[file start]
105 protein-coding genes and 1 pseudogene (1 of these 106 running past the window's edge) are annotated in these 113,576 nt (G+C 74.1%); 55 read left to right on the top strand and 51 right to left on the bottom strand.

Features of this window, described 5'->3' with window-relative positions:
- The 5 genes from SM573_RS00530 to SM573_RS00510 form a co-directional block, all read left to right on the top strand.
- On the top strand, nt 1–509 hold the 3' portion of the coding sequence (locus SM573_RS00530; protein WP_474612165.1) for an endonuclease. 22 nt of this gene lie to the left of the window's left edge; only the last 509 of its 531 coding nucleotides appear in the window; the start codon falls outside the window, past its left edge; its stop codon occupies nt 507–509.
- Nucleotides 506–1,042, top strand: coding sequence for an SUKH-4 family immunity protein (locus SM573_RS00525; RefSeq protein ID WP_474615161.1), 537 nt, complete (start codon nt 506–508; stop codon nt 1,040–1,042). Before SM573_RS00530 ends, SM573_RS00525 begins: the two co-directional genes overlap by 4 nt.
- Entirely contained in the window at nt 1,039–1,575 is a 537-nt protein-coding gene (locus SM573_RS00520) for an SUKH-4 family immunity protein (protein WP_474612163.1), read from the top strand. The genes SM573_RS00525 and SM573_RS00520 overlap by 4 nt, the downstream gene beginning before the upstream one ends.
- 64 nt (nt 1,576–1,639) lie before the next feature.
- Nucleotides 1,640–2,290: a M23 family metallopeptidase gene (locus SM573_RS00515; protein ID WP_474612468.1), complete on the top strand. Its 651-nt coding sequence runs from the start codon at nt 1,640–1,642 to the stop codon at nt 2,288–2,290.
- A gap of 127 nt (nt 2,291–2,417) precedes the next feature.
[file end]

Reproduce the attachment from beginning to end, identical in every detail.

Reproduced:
105 protein-coding genes and 1 pseudogene (1 of these 106 running past the window's edge) are annotated in these 113,576 nt (G+C 74.1%); 55 read left to right on the top strand and 51 right to left on the bottom strand.

Features of this window, described 5'->3' with window-relative positions:
- The 5 genes from SM573_RS00530 to SM573_RS00510 form a co-directional block, all read left to right on the top strand.
- On the top strand, nt 1–509 hold the 3' portion of the coding sequence (locus SM573_RS00530; protein WP_474612165.1) for an endonuclease. 22 nt of this gene lie to the left of the window's left edge; only the last 509 of its 531 coding nucleotides appear in the window; the start codon falls outside the window, past its left edge; its stop codon occupies nt 507–509.
- Nucleotides 506–1,042, top strand: coding sequence for an SUKH-4 family immunity protein (locus SM573_RS00525; RefSeq protein ID WP_474615161.1), 537 nt, complete (start codon nt 506–508; stop codon nt 1,040–1,042). Before SM573_RS00530 ends, SM573_RS00525 begins: the two co-directional genes overlap by 4 nt.
- Entirely contained in the window at nt 1,039–1,575 is a 537-nt protein-coding gene (locus SM573_RS00520) for an SUKH-4 family immunity protein (protein WP_474612163.1), read from the top strand. The genes SM573_RS00525 and SM573_RS00520 overlap by 4 nt, the downstream gene beginning before the upstream one ends.
- 64 nt (nt 1,576–1,639) lie before the next feature.
- Nucleotides 1,640–2,290: a M23 family metallopeptidase gene (locus SM573_RS00515; protein ID WP_474612468.1), complete on the top strand. Its 651-nt coding sequence runs from the start codon at nt 1,640–1,642 to the stop codon at nt 2,288–2,290.
- A gap of 127 nt (nt 2,291–2,417) precedes the next feature.